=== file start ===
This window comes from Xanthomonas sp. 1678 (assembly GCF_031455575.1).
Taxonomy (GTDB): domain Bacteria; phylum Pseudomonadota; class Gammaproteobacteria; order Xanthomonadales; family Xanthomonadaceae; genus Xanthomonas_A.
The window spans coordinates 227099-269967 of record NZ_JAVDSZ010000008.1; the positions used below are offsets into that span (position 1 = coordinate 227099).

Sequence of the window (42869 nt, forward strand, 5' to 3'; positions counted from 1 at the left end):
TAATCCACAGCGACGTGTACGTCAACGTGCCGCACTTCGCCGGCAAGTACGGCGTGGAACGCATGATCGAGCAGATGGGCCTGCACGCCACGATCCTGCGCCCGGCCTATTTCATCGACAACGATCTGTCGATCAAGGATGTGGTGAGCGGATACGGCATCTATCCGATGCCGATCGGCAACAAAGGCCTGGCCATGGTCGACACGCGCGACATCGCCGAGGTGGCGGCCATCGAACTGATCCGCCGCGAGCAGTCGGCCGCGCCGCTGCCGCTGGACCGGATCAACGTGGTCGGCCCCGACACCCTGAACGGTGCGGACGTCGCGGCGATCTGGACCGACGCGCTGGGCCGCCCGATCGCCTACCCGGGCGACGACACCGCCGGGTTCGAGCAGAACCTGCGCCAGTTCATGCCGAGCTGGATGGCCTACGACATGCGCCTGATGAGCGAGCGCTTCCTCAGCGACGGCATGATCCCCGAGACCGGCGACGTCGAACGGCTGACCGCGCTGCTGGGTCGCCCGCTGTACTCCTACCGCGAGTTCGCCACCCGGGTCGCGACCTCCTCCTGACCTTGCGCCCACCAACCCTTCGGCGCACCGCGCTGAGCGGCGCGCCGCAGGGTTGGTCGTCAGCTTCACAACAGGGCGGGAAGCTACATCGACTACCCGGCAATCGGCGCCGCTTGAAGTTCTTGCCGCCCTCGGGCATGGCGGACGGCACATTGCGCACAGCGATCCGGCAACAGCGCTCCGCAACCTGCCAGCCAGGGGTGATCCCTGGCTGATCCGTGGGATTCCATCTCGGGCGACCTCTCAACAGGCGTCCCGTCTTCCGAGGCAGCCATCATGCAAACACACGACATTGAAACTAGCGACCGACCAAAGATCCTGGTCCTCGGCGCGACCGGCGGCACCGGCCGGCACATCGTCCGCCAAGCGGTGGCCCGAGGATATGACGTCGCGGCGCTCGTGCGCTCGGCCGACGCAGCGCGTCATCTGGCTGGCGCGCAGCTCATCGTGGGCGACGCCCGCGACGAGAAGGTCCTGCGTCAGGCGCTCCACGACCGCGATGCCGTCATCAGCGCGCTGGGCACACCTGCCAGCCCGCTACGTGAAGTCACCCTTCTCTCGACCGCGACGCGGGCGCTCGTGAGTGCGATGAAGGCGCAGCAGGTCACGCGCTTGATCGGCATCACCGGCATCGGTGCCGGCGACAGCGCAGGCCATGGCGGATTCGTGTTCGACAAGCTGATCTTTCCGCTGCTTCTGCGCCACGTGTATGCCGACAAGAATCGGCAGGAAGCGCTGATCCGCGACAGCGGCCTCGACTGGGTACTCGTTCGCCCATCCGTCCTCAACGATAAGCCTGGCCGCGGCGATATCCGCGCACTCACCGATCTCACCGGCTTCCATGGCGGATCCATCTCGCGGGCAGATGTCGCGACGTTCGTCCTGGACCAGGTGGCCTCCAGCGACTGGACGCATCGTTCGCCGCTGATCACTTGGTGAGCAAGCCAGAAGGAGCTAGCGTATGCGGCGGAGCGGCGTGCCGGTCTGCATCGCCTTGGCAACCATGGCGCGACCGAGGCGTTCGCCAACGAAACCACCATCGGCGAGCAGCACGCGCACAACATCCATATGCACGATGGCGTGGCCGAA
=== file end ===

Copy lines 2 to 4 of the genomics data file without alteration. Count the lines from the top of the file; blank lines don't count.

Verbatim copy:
Taxonomy (GTDB): domain Bacteria; phylum Pseudomonadota; class Gammaproteobacteria; order Xanthomonadales; family Xanthomonadaceae; genus Xanthomonas_A.
The window spans coordinates 227099-269967 of record NZ_JAVDSZ010000008.1; the positions used below are offsets into that span (position 1 = coordinate 227099).

Sequence of the window (42869 nt, forward strand, 5' to 3'; positions counted from 1 at the left end):